Over the last few months I have been training groups of employees at a large Korean company. All the students are non-native English speakers, and all the employees have differing levels of English.
In each 4 week course ( we do four hours per week) the students do two presentations. One at the beginning and one at the end.
These students are continuing their everyday work, and have to prepare their presentations in their own time, and, if they can find the time, during their working hours.
A number of interesting observations have come up that I would like to share with you.
1. at the beginning of the course, almost all students believe they cannot present in English. By the end of the course all students have the realisation that actually they can present in English. This has nothing to do with the course, or my teaching method – sadly. This has everything to do with confidence. At the beginning of the course, most of the students simply have no confidence in their English ability. Once they have completed two, short presentations in font of their peers they begin the believe in themselves.
This problem in endemic in Korea. Most business people are tested on their English ability before entering a company, then they spend the next ten or twenty years only speaking in Korean, with the occasional English greeting and a “thank you”. If you do not use English regularly, then you are not going to be confident using English in your professional life.
If you want to feel better at using English, then find every opportunity you can to use English.
2. Many students over prepare their short presentation and end up either memorising their words, or reading a script. These students are always the worst presenters. They lose their place during their presentation, they hardly ever look at their audience and they spend too long looking down at their notes / script that the words they are speaking sound muffled and unclear.
Doing a short presentation in class is not the same as doing a keynote presentation in front of a hundred English speaking journalists at the launch of a new product, but all the same, if the presentation is important, the way you communicate with your audience is vital. Reading a script will prevent you from connecting with your audience in a personal way and you will fail. Not only will you fail, but your whole presentation will fail.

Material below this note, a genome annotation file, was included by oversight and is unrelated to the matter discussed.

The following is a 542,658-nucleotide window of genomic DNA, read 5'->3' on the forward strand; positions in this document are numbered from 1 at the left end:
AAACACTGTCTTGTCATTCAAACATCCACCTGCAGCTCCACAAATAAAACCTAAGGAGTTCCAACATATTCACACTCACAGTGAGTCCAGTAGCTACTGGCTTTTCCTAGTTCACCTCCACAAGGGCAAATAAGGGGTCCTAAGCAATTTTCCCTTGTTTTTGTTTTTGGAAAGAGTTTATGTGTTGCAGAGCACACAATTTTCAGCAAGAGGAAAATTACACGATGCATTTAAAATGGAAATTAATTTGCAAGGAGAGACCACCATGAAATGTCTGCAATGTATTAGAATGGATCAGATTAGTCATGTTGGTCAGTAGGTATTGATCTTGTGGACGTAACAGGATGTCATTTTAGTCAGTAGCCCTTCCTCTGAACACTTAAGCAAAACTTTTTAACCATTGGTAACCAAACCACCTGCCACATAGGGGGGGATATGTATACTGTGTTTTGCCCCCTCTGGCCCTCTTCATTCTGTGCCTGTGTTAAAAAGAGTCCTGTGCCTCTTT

You need to know what you are talking about. If you do not know your subject well enough, then you should not be presenting. Reading a script is unforgivable, and simply tells your audience that they are not important enough for you to prepare properly.
Preparing for a presentation is about knowing your topic, knowing your stories and knowing what it is you want to tell your audience. It is not difficult. Any presenter, who is presenting in a foreign language should have the necessary language skills already. If they don’t, they should not be presenting.
3. It is hard to let go of practices learnt in the past. Yet, letting go of 1990s style presentations is something we must all do if we are going to be great communicators in the twenty-first century.
Maintaining a love affair with complex charts, text and bullet points is damaging your ability to communicate effectively. A twenty-first century presentation is about presenting your ideas in a clear and concise way. It is not about presenting slide after slide of technical data. That simply does not work today. If your grandmother would not understand your presentation, then it is not simple and concise enough.
If your presentation is all about technical data, then consider preparing a handout with the details. Then in your presentation itself focus on the key points that you have pulled out from the data. Explain to your audience that the detailed data is contained in a handout.
On a side note here – I am shocked and amazed when students turn round and tell me that preparing a handout means more work! Unbelievable! If your presentation is important enough for you to be presenting it to an audience, then a handout should never be considered “more work”. It should be considered an essential part of your presentation for your audience’s complete understanding.
These are just three things I have picked up over the last few months. There are more and I will write about these over the coming weeks.